I was very excited to receive an ARC (Advance Review Copy) of the eighth book in The Academy series by Jack McDevitt called The Long Sunset, which will be released by Saga in April 2018.
The main character in the Academy series is Patricia “Hutch” Hutchins. She is a spaceship pilot who has been through various adventures as the spaceship technology has advanced tremendously from the beginning of the series when it basically just allowed travel in our solar system (the first book, The Engines of God, has pivotal scenes on Iapetus, a moon of Saturn). In this, the eighth book, set several decades later humanity has real interstellar capabilities, with ships that can travel faster than light, up to about 200 light-years per day.
The Long Sunset is set in 2256 (an election year!) and civilization’s attention and interest in space exploration is waning. The United States is now part of the North American Union (NAU) and one key issue in the 2256 presidential election is the Centauri Initiative, which would essentially ban any human exploration of the Galaxy further than Alpha Centauri using the latest interstellar space ships. The main reason for this ban is the notion that the Universe is a dangerous place, with aliens who could potentially be thousands of years ahead of humans technologically and unfriendly, with genocidal consequences. This, despite the fact that dozens of star systems have been explored and the vast majority have been completely devoid of life. Also, the Earth is becoming over-populated so there are two worlds open for colonization that are also vastly oversubscribed.
One of the interesting features of The Academy series has been the discovery of the remains and relics of ancient alien civilizations on various planets. A few planets have been found with (primarily hominid or mammalian) aliens who are in stages of civilizations hundreds or thousands of years behind humanity. But back on Earth several scientists warn that it is only a matter of time before humans stumble upon aliens that are equally ahead of humanity, and that this could be a species-ending event.
This is a fascinating philosophical question and the debate’s importance becomes heightened when an alien video transmission is received on Earth originating from a very distant (but accessible) star system which demonstrates that aliens with comparable human technology exist (or existed a few thousands of years ago when the signal left their star system traveling at the speed of light).
Of course, an interstellar expedition is planned to explore the transmission source and Hutch is asked to be the captain. However, the incumbent President (who is running for re-election) becomes involved and she and the segment of the population which feels that the proposed interstellar mission to explore the signal's origins is dangerous take extraordinary measures to try and prevent Hutch and her companions to leave.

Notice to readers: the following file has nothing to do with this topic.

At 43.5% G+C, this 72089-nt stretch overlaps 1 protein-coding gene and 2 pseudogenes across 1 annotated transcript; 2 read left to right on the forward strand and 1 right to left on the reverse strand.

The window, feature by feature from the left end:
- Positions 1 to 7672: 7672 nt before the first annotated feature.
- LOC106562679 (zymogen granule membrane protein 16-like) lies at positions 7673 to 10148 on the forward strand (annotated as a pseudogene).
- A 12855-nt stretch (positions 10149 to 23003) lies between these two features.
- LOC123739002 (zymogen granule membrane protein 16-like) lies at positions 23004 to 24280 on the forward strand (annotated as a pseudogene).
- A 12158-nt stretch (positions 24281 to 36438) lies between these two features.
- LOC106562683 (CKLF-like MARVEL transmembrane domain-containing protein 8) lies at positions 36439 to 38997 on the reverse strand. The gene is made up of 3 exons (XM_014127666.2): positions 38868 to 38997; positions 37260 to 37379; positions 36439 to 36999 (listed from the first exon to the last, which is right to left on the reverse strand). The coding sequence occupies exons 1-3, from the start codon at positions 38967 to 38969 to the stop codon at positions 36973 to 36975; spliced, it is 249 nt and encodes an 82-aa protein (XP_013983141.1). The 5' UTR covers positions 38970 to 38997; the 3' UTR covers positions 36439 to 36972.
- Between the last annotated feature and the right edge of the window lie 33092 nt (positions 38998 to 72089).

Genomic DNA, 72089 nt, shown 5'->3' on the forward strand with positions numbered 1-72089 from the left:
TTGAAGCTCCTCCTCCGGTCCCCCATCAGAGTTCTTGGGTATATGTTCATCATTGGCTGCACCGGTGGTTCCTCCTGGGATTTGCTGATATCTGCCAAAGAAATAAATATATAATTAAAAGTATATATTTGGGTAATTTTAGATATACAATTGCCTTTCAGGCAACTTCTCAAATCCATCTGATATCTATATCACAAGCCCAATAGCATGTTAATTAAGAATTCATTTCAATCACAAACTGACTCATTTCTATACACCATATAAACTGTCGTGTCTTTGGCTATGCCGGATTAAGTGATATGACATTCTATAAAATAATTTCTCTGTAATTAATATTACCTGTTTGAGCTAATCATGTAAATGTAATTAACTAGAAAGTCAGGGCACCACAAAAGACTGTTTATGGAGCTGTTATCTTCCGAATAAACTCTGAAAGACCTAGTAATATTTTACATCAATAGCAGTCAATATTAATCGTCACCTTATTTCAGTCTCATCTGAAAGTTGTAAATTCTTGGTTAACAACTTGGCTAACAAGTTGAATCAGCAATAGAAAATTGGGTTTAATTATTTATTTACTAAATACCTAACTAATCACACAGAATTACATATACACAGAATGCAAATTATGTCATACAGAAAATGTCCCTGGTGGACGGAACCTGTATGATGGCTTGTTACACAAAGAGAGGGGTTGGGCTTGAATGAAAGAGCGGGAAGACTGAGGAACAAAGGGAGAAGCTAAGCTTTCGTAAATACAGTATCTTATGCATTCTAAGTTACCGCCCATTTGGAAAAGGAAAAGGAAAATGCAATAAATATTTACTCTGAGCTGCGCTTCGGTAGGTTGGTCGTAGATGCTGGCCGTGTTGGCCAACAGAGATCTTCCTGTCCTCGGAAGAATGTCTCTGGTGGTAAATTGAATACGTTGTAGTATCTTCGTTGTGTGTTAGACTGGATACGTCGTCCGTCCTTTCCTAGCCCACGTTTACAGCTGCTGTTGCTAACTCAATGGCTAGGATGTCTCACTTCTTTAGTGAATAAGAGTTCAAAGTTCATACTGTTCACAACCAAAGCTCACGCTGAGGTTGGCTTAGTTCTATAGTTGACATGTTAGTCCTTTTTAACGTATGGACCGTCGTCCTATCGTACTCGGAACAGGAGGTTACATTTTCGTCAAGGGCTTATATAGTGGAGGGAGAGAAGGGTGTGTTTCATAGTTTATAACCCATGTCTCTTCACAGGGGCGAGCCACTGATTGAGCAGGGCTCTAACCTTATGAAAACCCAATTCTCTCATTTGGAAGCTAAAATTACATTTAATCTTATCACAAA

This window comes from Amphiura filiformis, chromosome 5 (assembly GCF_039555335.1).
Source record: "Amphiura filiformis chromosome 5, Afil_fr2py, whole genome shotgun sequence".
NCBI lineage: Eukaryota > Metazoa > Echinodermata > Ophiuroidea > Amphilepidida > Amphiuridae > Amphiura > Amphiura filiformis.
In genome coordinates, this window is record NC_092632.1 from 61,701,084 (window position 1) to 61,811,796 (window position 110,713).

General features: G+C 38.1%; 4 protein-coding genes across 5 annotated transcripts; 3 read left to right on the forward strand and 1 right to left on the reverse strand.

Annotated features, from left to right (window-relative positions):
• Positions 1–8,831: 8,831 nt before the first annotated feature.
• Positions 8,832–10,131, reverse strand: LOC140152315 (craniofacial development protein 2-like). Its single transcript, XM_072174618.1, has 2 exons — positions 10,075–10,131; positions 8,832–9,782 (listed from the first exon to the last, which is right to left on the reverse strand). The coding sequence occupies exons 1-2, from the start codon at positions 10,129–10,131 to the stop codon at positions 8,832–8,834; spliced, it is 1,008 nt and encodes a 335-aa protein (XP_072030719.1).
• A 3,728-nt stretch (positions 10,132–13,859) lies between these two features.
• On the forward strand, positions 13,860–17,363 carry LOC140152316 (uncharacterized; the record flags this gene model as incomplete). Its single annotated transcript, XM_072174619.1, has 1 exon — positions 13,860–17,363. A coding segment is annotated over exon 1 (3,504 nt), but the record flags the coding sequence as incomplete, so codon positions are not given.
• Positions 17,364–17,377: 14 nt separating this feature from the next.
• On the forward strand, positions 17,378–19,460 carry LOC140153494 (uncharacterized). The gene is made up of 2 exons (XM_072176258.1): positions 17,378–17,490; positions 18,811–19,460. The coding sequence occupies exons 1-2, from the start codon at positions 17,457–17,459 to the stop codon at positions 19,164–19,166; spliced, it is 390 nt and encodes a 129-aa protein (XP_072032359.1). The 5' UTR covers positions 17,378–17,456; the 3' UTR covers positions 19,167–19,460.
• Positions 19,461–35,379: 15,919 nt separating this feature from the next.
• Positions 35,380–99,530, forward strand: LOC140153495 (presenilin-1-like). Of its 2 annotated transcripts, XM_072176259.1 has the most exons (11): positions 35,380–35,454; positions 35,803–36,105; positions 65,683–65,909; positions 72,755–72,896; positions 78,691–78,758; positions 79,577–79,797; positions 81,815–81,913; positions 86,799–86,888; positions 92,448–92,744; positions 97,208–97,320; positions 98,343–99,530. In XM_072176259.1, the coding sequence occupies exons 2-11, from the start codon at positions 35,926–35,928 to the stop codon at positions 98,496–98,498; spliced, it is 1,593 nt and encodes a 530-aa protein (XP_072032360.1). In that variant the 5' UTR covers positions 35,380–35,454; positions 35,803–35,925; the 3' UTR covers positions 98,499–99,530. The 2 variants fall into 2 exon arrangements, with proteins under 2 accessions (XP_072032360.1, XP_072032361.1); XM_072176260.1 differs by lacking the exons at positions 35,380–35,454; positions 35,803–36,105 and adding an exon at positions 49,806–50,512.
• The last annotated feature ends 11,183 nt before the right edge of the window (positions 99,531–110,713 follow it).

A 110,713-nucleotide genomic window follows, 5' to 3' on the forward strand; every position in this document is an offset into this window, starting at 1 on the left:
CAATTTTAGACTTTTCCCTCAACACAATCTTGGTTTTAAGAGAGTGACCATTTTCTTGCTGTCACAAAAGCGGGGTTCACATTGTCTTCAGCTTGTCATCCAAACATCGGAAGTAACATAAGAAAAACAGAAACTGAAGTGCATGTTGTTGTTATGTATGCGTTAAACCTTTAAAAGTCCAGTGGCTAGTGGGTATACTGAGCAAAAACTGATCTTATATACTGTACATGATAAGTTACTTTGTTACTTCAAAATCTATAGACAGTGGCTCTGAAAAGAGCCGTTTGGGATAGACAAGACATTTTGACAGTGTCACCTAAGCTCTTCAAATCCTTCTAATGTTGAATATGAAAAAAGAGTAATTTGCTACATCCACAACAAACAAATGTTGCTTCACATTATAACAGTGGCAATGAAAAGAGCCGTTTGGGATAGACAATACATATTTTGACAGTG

Happily, they do leave (or else it would be a short book!) and what they discover when they finally reach the transmission star system is surprising and leads to new dilemmas and more philosophical questions.
I don’t want to spoil that aspect of the book so I’ll just say it is very compelling and provides commentary on the philosophical question(s) they left roiling on Earth. Namely, what is the future (and point) of civilization? Is the Universe ultimately a dangerous place, full of species who do not (and will not) have good intentions towards others?
Overall, I wouldn’t say that The Long Sunset is one of the best entries in The Academy series (the earlier books, The Engines of God, Deepsix and Chindi are all excellent) but it does raise some compelling philosophical questions. And the good news is that it may be the beginning of a new arc of The Academy books featuring Hutch that will probably extend the series into double digits.
Some of these questions raised in The Long Sunset are not exactly original (the dangerous universe notion is one of the central ideas in Cixin Liu’s brilliant The Dark Forest and one of the key unspoiled plot point is very similar to a key plot point in The Bobiverse trilogy by Dennis E. Taylor). However, just because these questions aren’t original doesn’t mean that aren’t effectively deployed in the book. Overall, I found The Long Sunset so captivating that I started and finished it in one sitting (on a transcontinental flight)! I believe most fans of McDevitt and space exploration sci-fi will as well.
Title: The Long Sunset (The Academy series, #8).
Author: Jack McDevitt.
Paperback: 464 pages.
Date (To Be) Published: April 17, 2018.
Date Read: February 2, 2018.
GOODREADS RATING: ★★★☆☆ (3.0/5.0).
OVERALL GRADE: B (3.0/4.0).